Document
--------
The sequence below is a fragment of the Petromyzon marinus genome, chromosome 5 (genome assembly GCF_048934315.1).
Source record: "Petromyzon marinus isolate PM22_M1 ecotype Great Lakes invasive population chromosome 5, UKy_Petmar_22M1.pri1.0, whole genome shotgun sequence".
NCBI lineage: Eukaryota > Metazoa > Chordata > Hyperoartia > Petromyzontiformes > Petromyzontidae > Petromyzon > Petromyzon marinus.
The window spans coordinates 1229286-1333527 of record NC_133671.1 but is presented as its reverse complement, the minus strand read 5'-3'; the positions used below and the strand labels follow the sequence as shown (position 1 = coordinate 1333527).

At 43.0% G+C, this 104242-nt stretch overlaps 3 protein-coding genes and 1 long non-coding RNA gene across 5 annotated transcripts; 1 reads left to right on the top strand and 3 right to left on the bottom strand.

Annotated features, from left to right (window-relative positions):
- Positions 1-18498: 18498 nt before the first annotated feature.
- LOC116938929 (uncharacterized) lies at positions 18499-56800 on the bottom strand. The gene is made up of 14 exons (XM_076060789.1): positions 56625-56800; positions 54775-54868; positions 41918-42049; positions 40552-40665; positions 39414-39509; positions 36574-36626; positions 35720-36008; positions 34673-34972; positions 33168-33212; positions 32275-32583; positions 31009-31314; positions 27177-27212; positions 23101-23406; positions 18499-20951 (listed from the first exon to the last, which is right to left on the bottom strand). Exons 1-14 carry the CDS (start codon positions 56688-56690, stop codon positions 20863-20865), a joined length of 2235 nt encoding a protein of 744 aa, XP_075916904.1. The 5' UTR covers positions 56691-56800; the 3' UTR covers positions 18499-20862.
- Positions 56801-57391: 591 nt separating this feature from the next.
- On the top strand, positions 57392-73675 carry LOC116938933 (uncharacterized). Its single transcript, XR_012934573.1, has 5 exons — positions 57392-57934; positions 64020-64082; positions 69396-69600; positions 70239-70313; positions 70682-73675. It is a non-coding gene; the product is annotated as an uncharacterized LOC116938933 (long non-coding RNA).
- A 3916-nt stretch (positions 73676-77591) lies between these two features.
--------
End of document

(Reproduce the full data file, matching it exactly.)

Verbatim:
The sequence below is a fragment of the Petromyzon marinus genome, chromosome 5 (genome assembly GCF_048934315.1).
Source record: "Petromyzon marinus isolate PM22_M1 ecotype Great Lakes invasive population chromosome 5, UKy_Petmar_22M1.pri1.0, whole genome shotgun sequence".
NCBI lineage: Eukaryota > Metazoa > Chordata > Hyperoartia > Petromyzontiformes > Petromyzontidae > Petromyzon > Petromyzon marinus.
The window spans coordinates 1229286-1333527 of record NC_133671.1 but is presented as its reverse complement, the minus strand read 5'-3'; the positions used below and the strand labels follow the sequence as shown (position 1 = coordinate 1333527).

At 43.0% G+C, this 104242-nt stretch overlaps 3 protein-coding genes and 1 long non-coding RNA gene across 5 annotated transcripts; 1 reads left to right on the top strand and 3 right to left on the bottom strand.

Annotated features, from left to right (window-relative positions):
- Positions 1-18498: 18498 nt before the first annotated feature.
- LOC116938929 (uncharacterized) lies at positions 18499-56800 on the bottom strand. The gene is made up of 14 exons (XM_076060789.1): positions 56625-56800; positions 54775-54868; positions 41918-42049; positions 40552-40665; positions 39414-39509; positions 36574-36626; positions 35720-36008; positions 34673-34972; positions 33168-33212; positions 32275-32583; positions 31009-31314; positions 27177-27212; positions 23101-23406; positions 18499-20951 (listed from the first exon to the last, which is right to left on the bottom strand). Exons 1-14 carry the CDS (start codon positions 56688-56690, stop codon positions 20863-20865), a joined length of 2235 nt encoding a protein of 744 aa, XP_075916904.1. The 5' UTR covers positions 56691-56800; the 3' UTR covers positions 18499-20862.
- Positions 56801-57391: 591 nt separating this feature from the next.
- On the top strand, positions 57392-73675 carry LOC116938933 (uncharacterized). Its single transcript, XR_012934573.1, has 5 exons — positions 57392-57934; positions 64020-64082; positions 69396-69600; positions 70239-70313; positions 70682-73675. It is a non-coding gene; the product is annotated as an uncharacterized LOC116938933 (long non-coding RNA).
- A 3916-nt stretch (positions 73676-77591) lies between these two features.